Evan Conaway

Evan Conaway is a fourth year PhD student in the Department of Anthropology. After getting his BA in Anthropology from the University of Georgia, Evan came to the University of California, Irvine to study gaming cultures. His dissertation work explores how the servers that run online games serve as sites of memory and culture, as new kinds of places of the digital age. This work addresses how online gamers are using servers to preserve, memorialize, and restore virtual worlds and online games, and how servers matter to gamers both as social places and in geopolitical places. He is specifically interested in understanding how virtual space is maintained and reproduced, often through illicit or unauthorized means, in relation to the material technologies that create it, and he seeks to identify the politics embedded in present-day efforts to engage with the pasts of virtual worlds.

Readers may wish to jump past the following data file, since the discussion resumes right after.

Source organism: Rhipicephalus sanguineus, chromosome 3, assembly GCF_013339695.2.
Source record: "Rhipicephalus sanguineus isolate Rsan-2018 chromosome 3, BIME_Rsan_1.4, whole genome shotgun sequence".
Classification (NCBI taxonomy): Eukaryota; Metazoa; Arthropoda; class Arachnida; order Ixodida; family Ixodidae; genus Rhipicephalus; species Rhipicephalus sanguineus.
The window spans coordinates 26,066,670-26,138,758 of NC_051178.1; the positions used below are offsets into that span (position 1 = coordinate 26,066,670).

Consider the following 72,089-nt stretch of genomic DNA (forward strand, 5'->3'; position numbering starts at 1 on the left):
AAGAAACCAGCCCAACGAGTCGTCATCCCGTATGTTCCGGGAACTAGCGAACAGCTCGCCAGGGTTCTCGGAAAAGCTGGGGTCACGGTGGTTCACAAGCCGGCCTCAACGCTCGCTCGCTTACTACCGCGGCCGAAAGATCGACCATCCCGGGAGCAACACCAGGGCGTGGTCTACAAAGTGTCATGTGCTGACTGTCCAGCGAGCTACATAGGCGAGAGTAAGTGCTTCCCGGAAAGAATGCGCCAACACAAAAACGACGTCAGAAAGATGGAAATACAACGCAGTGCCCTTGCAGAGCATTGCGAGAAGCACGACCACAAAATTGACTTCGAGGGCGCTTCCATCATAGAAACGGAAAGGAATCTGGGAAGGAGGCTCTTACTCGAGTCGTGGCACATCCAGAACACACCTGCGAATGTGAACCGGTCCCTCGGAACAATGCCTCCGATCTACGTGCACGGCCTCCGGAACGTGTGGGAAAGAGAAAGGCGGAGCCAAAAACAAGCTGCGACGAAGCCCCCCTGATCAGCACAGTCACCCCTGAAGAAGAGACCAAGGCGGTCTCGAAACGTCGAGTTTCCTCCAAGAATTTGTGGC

Read more: https://sites.google.com/a/uci.edu/econaway/
Email: econaway@uci.edu

Gaming Memoryscapes: Private Servers, Piracy, and Nostalgia

In light of recent changes to the massively multiplayer online role-playing game World of Warcraft (WoW), many players are choosing to connect to “private servers” that run older versions of the game. While these servers are typically located in non-US sites and exist outside of corporate data centers, the game code is still corporate property, constrained by intellectual property laws and End User License Agreements. WoW’s development company has begun to make use of rhetorical tactics to demonize private servers (e.g., referring to them as “pirate” servers), and have threatened users and maintainers with legal action. With nostalgia and obsolescence as driving forces and legal frameworks as looming threats, what values and ideologies emerge from everyday player discourse and practices on private servers? How might private servers reshape understandings of relations between intellectual property and geopolitical boundaries?